Jan. 22, 2010 -- WEDNESDAY, Jan. 20 (HealthDay News) -- The first blood test to reliably detect early-stage colorectal cancer and polyps may help identify patients who would gain most from colonoscopy, say Israeli researchers who developed the screen.
The blood test checks for levels of CD24 protein, which is produced early in colorectal cancer development and may play a role in the spread of tumor cells, say the team, who will present their findings Sunday at the Gastrointestinal Cancers Symposium in Orlando, Fla.
"Screening is effective for early colorectal cancer detection and prevention, but for a range of reasons, many people are reluctant to undergo colonoscopy. Most people, however, are willing to have a blood test," lead author Sarah Kraus, head of a research laboratory at Tel Aviv Souraski Medical Center, said in a news release from the American Society of Clinical Oncology (ASCO), which helped organize the meeting.
"The CD24 blood test holds promise for identifying the patients at risk for colorectal cancer and could help guide the best use of colonoscopy resources," she said.
Kraus and her colleagues tested the new blood test in 150 patients undergoing colonoscopy. They found that the test was 92.3 percent sensitive (accurate detection of an abnormality) and specific (able to differentiate certain diseases from other diseases) for detecting colorectal cancer, and 84.2 percent sensitive and 89.2 percent specific for detecting polyps that may develop into cancer.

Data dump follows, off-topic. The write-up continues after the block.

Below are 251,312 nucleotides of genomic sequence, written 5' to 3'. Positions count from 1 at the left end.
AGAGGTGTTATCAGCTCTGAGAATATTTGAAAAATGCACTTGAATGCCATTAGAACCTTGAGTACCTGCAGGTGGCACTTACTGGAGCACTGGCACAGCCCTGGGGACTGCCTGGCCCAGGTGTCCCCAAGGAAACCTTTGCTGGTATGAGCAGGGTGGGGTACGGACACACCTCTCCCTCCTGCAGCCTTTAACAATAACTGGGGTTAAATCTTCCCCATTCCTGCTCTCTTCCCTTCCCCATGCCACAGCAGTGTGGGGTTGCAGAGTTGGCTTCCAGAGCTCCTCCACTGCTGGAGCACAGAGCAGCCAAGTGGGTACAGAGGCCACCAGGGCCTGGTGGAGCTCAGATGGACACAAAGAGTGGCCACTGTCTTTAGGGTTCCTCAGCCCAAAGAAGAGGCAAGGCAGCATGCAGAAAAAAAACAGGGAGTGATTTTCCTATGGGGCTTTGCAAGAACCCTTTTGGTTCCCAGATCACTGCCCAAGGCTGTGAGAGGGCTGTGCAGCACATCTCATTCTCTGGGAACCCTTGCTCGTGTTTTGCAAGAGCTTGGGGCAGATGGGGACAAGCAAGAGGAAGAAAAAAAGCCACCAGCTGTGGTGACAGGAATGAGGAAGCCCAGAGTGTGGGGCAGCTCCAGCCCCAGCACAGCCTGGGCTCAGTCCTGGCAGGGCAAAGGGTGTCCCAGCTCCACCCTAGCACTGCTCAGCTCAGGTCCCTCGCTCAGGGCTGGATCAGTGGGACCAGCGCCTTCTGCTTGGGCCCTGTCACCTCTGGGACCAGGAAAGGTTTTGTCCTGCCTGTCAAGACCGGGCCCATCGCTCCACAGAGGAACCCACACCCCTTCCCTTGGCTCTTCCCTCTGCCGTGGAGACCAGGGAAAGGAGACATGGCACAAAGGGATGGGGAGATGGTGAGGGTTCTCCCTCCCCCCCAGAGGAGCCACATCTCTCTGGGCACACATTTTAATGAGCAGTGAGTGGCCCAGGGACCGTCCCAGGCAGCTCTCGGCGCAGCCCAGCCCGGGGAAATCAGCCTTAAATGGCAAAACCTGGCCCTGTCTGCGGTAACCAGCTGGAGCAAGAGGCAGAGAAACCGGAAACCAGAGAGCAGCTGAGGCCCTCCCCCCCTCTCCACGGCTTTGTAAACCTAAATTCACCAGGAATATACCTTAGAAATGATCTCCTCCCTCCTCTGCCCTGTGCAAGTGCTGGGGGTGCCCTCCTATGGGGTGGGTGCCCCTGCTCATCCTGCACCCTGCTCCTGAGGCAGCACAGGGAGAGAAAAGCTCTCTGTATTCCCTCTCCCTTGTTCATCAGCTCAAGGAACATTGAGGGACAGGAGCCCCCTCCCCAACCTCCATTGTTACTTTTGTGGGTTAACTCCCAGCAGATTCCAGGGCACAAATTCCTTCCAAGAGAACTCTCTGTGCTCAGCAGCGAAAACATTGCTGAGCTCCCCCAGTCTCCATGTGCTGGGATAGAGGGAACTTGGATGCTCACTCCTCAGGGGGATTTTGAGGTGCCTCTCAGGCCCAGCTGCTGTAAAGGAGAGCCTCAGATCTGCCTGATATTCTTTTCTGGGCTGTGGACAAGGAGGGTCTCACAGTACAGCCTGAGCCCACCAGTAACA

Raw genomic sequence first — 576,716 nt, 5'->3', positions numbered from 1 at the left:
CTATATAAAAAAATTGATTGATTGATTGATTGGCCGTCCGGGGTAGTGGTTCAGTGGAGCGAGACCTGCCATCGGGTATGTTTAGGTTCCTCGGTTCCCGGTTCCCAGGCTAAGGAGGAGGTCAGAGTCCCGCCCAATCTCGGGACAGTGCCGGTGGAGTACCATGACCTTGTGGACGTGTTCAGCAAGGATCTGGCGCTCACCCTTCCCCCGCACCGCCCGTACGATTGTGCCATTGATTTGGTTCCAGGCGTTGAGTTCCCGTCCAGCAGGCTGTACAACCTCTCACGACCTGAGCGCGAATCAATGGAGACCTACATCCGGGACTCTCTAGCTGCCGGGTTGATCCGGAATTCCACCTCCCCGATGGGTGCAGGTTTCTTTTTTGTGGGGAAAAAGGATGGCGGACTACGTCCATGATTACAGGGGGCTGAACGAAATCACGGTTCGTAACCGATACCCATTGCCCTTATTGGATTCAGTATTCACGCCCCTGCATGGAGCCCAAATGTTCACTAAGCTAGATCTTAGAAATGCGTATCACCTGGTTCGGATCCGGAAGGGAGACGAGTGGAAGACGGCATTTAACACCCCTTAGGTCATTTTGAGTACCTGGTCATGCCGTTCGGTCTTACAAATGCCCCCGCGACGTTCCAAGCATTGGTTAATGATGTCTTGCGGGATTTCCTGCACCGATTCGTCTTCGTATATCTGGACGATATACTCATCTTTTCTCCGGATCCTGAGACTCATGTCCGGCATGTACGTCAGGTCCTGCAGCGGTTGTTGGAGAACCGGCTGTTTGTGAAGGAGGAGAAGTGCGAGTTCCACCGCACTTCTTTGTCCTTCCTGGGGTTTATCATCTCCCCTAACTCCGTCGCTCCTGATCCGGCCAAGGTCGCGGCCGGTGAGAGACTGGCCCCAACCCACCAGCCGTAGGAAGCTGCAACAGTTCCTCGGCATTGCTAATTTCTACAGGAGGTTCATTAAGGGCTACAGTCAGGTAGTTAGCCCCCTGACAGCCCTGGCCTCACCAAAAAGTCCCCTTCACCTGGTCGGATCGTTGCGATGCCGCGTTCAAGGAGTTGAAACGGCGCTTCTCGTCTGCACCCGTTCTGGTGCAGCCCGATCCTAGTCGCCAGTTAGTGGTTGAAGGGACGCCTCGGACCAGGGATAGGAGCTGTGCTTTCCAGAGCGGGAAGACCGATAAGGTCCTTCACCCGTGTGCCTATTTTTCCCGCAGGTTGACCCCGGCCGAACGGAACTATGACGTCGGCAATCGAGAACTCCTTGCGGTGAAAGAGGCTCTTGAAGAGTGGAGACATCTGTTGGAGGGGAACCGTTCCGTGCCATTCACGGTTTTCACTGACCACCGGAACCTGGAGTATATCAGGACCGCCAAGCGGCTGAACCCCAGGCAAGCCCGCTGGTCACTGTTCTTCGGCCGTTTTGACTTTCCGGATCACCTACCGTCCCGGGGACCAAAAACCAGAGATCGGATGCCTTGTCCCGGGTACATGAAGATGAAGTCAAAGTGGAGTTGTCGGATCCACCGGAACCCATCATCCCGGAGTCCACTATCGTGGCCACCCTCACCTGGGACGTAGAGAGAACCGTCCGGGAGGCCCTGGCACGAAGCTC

Additional, larger studies to confirm the findings are needed before the new blood test could be used for colorectal cancer screening, Kraus cautioned.
Another study to be presented at the meeting found that post-surgical (adjuvant) treatment with XELOX -- a combination of capecitabine and oxaliplatin -- was more effective than standard 5-fluorouracil and leucovorin (5-FU/LV) therapy for slowing progression of stage III colon cancer in patients of all ages, including those 70 and older.
The phase III study included almost 1,900 patients. After three years, there was no disease progression in 71 percent of patients who received XELOX and 67 percent of patients who received 5-FU/LV, a statistically significant difference, according to the researchers.
Among patients younger than 70, there was no disease progression in 72 percent of the XELOX group and in 69 percent of the 5-FU/LV group. Among patients older than 70, the figures were 66 percent and 60 percent, respectively, the researchers found.
"These findings indicate that patients with stage III colon cancer benefit more from the newer, XELOX adjuvant treatment regimen than from the traditional adjuvant chemotherapy, and that this benefit persists among older patients," lead author Dr. Daniel G. Haller, professor of medicine and of gastrointestinal oncology at the Abramson Cancer Center, University of Pennsylvania, said in an ASCO news release.
"While treatment decisions should be made on an individual basis, these findings shed important new light on how we can best treat otherwise healthy patients age 70 and older," Haller added.
The American Cancer Society has more about colorectal cancer.
SOURCE: American Society of Clinical Oncology, news release, Jan. 20, 2010